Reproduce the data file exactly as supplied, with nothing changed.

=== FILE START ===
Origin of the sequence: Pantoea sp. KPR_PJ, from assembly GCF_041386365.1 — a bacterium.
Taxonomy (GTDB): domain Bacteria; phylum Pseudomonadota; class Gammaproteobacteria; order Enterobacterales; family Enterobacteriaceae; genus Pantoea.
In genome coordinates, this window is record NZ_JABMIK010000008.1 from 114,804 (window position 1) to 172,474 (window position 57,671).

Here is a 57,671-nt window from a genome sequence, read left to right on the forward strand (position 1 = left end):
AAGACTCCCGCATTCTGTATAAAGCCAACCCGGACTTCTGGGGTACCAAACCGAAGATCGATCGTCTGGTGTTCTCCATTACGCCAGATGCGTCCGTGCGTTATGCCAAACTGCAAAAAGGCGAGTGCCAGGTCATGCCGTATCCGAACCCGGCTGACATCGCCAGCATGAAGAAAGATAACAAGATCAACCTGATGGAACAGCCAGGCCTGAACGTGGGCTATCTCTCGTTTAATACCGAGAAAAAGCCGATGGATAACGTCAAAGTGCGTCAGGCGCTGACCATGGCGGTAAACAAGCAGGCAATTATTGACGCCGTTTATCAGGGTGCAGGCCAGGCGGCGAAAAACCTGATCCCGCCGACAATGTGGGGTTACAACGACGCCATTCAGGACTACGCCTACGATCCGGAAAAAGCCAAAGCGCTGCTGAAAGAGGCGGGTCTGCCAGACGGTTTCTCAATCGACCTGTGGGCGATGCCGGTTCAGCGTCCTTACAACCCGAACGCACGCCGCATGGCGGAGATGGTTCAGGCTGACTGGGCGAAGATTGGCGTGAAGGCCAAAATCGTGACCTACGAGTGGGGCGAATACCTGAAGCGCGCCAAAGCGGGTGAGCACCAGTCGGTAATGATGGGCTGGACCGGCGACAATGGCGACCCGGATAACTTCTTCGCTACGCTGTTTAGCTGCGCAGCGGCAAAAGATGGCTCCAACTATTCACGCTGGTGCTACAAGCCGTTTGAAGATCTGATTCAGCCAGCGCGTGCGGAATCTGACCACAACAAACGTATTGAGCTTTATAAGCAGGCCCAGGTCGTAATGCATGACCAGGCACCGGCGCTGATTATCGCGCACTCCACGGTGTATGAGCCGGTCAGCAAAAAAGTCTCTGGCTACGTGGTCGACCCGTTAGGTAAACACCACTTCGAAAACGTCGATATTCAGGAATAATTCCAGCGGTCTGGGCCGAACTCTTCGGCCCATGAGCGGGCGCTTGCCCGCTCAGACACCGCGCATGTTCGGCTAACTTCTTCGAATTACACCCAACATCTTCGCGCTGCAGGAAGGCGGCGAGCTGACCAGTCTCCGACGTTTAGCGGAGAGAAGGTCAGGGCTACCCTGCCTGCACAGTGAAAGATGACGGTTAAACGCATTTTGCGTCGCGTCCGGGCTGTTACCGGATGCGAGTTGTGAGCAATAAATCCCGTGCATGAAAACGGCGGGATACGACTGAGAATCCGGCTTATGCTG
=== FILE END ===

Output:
Origin of the sequence: Pantoea sp. KPR_PJ, from assembly GCF_041386365.1 — a bacterium.
Taxonomy (GTDB): domain Bacteria; phylum Pseudomonadota; class Gammaproteobacteria; order Enterobacterales; family Enterobacteriaceae; genus Pantoea.
In genome coordinates, this window is record NZ_JABMIK010000008.1 from 114,804 (window position 1) to 172,474 (window position 57,671).

Here is a 57,671-nt window from a genome sequence, read left to right on the forward strand (position 1 = left end):
AAGACTCCCGCATTCTGTATAAAGCCAACCCGGACTTCTGGGGTACCAAACCGAAGATCGATCGTCTGGTGTTCTCCATTACGCCAGATGCGTCCGTGCGTTATGCCAAACTGCAAAAAGGCGAGTGCCAGGTCATGCCGTATCCGAACCCGGCTGACATCGCCAGCATGAAGAAAGATAACAAGATCAACCTGATGGAACAGCCAGGCCTGAACGTGGGCTATCTCTCGTTTAATACCGAGAAAAAGCCGATGGATAACGTCAAAGTGCGTCAGGCGCTGACCATGGCGGTAAACAAGCAGGCAATTATTGACGCCGTTTATCAGGGTGCAGGCCAGGCGGCGAAAAACCTGATCCCGCCGACAATGTGGGGTTACAACGACGCCATTCAGGACTACGCCTACGATCCGGAAAAAGCCAAAGCGCTGCTGAAAGAGGCGGGTCTGCCAGACGGTTTCTCAATCGACCTGTGGGCGATGCCGGTTCAGCGTCCTTACAACCCGAACGCACGCCGCATGGCGGAGATGGTTCAGGCTGACTGGGCGAAGATTGGCGTGAAGGCCAAAATCGTGACCTACGAGTGGGGCGAATACCTGAAGCGCGCCAAAGCGGGTGAGCACCAGTCGGTAATGATGGGCTGGACCGGCGACAATGGCGACCCGGATAACTTCTTCGCTACGCTGTTTAGCTGCGCAGCGGCAAAAGATGGCTCCAACTATTCACGCTGGTGCTACAAGCCGTTTGAAGATCTGATTCAGCCAGCGCGTGCGGAATCTGACCACAACAAACGTATTGAGCTTTATAAGCAGGCCCAGGTCGTAATGCATGACCAGGCACCGGCGCTGATTATCGCGCACTCCACGGTGTATGAGCCGGTCAGCAAAAAAGTCTCTGGCTACGTGGTCGACCCGTTAGGTAAACACCACTTCGAAAACGTCGATATTCAGGAATAATTCCAGCGGTCTGGGCCGAACTCTTCGGCCCATGAGCGGGCGCTTGCCCGCTCAGACACCGCGCATGTTCGGCTAACTTCTTCGAATTACACCCAACATCTTCGCGCTGCAGGAAGGCGGCGAGCTGACCAGTCTCCGACGTTTAGCGGAGAGAAGGTCAGGGCTACCCTGCCTGCACAGTGAAAGATGACGGTTAAACGCATTTTGCGTCGCGTCCGGGCTGTTACCGGATGCGAGTTGTGAGCAATAAATCCCGTGCATGAAAACGGCGGGATACGACTGAGAATCCGGCTTATGCTG